Peter and Ellen Van Vechten considered their surroundings a call to action.
In their 20 years of residency in Glencoe, the couple said they have seen about one honorary local landmark destroyed each year.
They couldn’t let it happen to one special landmark: their home.
The Van Vechtens are the owners of 1023 Meadow Road, a Glencoe home that was designed in 1915 by famed architect Frank Lloyd Wright.
The husband and wife closely followed several public meetings earlier this year considering the relocation and preservation of the Sherman Booth Cottage, another signature Glencoe property designed by Wright.
When the local couple heard some neighbors question the value and longevity of Wright-designed structures, they knew it was time to ensure the long-term preservation of their home.
They submitted a landmark application earlier this year , and Glencoe’s Village Board approved the request during its Thursday, Nov. 19, regular meeting.
“It’s been said that you don’t own a Frank Lloyd Wright house, but you merely act as its steward for the time that it’s under your watch,” Ellen Van Vechten said during the Nov. 19 meeting. “We have tried to be good stewards of the home, but we realize that without landmark certification, we cannot protect the home after it leaves our hands.
“We do not plan to sell the home at any time in the foreseeable future. But if we should ultimately decide to sell, even our best intentions would not be sufficient to protect the property.”
The certified landmark status grants the home the highest level of protection and ensures that it will not be demolished. All exterior modifications to a certified landmark must be approved by Glencoe’s Historic Preservation Commission, said Jordan Lester, management analysis for the Village of Glencoe.
The Van Vechtens’ home is one of nine properties in Glencoe designed by Wright. Glencoe currently has the third largest concentration of Wright’s residential work, behind only Chicago and Oak Park.
According to the Frank Lloyd Wright Conservatory, Wright designed hundreds of homes over the course of his 70-year career. His work is traditionally cherished and he is widely considered the greatest American architect.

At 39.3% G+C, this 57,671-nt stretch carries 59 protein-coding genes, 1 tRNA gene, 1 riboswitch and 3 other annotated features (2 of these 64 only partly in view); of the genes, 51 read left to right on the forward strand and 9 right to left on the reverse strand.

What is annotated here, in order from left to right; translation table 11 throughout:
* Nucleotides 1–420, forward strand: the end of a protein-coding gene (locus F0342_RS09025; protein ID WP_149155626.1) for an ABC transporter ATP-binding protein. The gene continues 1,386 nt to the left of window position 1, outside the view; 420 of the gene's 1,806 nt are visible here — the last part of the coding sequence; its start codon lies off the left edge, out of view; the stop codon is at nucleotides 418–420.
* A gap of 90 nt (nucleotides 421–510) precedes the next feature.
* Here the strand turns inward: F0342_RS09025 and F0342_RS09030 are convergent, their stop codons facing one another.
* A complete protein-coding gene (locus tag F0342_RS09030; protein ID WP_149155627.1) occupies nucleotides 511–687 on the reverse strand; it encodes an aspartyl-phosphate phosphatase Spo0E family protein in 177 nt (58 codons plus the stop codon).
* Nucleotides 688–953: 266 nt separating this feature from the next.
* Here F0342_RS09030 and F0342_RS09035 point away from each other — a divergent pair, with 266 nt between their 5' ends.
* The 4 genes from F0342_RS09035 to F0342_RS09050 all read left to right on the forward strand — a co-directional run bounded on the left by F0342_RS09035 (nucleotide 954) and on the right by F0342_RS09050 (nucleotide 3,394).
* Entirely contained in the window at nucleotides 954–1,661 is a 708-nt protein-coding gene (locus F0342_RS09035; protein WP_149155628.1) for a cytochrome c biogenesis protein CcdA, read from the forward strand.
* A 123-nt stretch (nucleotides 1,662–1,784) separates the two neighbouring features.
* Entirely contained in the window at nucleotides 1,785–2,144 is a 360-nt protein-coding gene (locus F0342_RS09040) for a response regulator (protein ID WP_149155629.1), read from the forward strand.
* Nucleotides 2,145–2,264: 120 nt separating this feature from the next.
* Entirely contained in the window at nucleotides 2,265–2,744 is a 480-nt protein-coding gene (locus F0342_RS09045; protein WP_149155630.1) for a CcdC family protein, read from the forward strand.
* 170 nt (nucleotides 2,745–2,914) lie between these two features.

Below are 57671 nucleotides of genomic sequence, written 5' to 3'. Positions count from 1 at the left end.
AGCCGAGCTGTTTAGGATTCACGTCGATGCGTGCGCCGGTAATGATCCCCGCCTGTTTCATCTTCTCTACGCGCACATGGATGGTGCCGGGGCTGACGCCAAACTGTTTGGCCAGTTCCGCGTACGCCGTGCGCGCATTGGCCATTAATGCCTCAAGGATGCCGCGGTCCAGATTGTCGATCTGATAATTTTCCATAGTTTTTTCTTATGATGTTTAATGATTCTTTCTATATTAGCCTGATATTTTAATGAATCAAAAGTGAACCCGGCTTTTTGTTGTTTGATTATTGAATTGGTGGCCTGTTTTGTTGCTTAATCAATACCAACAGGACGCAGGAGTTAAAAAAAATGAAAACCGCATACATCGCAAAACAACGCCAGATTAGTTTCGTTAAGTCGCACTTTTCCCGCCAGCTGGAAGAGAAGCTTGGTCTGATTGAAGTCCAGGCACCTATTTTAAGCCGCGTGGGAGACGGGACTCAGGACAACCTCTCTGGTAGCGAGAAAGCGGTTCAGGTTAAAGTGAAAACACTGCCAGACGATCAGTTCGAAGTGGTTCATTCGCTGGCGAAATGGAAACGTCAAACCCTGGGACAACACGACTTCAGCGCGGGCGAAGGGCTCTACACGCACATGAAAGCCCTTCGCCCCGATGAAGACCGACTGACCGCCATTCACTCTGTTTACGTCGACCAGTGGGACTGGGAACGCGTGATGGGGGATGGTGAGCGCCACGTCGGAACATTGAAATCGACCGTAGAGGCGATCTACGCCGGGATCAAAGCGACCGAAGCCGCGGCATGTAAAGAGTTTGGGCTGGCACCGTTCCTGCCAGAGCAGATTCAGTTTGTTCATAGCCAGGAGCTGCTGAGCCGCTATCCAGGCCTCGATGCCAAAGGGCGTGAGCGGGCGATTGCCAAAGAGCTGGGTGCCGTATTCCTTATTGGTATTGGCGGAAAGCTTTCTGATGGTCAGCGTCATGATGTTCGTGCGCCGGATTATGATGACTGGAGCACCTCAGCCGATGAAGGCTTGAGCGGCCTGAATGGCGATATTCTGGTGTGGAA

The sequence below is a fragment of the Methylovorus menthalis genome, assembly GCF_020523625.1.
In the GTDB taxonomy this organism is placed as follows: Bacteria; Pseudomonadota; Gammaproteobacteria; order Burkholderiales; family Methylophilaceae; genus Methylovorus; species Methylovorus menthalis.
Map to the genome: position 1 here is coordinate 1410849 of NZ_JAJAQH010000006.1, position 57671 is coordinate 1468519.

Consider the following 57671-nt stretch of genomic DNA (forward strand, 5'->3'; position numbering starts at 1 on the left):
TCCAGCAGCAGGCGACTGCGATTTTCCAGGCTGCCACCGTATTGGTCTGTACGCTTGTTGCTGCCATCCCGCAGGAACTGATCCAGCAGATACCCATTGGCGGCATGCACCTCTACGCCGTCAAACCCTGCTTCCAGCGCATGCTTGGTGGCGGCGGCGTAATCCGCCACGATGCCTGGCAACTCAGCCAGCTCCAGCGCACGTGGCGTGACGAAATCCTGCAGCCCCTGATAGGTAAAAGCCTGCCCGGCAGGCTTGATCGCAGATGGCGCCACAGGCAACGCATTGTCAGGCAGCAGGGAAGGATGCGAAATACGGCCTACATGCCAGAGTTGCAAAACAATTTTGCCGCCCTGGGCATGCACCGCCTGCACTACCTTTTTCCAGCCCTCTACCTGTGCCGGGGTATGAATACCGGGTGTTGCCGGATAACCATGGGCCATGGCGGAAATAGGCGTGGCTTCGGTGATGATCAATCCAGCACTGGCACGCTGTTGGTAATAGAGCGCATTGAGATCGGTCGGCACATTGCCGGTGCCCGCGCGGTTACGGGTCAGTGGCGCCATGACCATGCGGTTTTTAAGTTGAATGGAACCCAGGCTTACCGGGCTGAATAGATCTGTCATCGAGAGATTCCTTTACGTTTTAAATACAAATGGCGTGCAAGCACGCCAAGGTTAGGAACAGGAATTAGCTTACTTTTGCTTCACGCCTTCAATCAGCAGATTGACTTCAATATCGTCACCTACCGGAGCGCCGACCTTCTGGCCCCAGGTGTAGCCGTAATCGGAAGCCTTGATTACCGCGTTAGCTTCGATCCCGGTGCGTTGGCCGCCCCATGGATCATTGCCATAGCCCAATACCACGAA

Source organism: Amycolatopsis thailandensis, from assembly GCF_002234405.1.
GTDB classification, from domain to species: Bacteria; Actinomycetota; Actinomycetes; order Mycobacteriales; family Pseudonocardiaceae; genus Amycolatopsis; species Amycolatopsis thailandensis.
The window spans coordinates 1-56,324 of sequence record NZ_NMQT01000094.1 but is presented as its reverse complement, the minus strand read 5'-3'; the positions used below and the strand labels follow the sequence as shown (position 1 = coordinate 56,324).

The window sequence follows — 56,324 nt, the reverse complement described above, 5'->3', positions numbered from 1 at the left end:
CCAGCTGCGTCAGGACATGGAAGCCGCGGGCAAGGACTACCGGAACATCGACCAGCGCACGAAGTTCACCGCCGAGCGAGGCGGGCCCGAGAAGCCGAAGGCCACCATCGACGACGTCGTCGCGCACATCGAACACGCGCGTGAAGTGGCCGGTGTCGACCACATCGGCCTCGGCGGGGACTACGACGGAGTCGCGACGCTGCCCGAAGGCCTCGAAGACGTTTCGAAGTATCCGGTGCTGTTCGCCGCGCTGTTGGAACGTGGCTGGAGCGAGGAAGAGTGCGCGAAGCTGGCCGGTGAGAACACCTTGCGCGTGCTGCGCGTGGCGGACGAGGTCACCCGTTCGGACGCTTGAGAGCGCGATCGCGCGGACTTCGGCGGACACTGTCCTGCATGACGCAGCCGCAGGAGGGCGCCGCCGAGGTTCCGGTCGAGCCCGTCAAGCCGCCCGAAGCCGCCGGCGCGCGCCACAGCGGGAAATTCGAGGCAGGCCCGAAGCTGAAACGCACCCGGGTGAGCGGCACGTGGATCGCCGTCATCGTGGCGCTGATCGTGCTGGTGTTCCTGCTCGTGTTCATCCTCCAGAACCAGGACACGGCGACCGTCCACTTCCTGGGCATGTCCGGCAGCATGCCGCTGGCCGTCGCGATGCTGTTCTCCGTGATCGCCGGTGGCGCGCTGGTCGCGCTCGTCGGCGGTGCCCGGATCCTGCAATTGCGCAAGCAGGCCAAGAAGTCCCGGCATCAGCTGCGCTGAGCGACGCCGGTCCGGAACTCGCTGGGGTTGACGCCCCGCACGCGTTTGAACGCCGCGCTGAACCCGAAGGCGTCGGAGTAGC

Village documents show the home is part of the Ravine Bluffs subdivision, which was originally created by Wright and Jens Jensen for the Booth family.
Documents detailing the history of the subdivision say it’s the first subdivision Wright built and is currently one of the most intact subdivisions of his remaining.
Peter and Ellen have owned the home since 2000, but it was not until recently that they considered applying for landmark certification.
“For many, what we have here in Glencoe is a point of pride for our community,” Peter said. “We have been considering landmarking our house for some time; however, I didn’t see it as an urgent issue because it seemed quite unimaginable that someone would tear down a Wright structure here in Glencoe. However, recent events have changed my thinking.”
With landmark status now approved, the Van Vechtens hope the local piece of history will remain in place for years to come.
Ellen told the board the couple’s purpose in applying is to “ensure that the home is protected from demolition and preserved in perpetuity as part of Wright’s body of work and as part of Glencoe’s rich and unique architectural legacy.”
Village President Lawrence Levin, and several trustees, applauded the local couple’s efforts.
“I think you have blazed a very important trail and I thank you both for your excellent leadership and for putting your home up to become a certified landmark,” Levin said.
Glencoe now has 10 certified landmarks within village limits, according to village documents. Lester told The Record that not all of the Wright-designed properties in the village have the landmark designation.
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Martin Carlino is a co-founder and the senior editor who assigns and edits The Record stories, while also bylining articles every week. Martin is an experienced and award-winning education reporter who was the editor of The Northbrook Tower.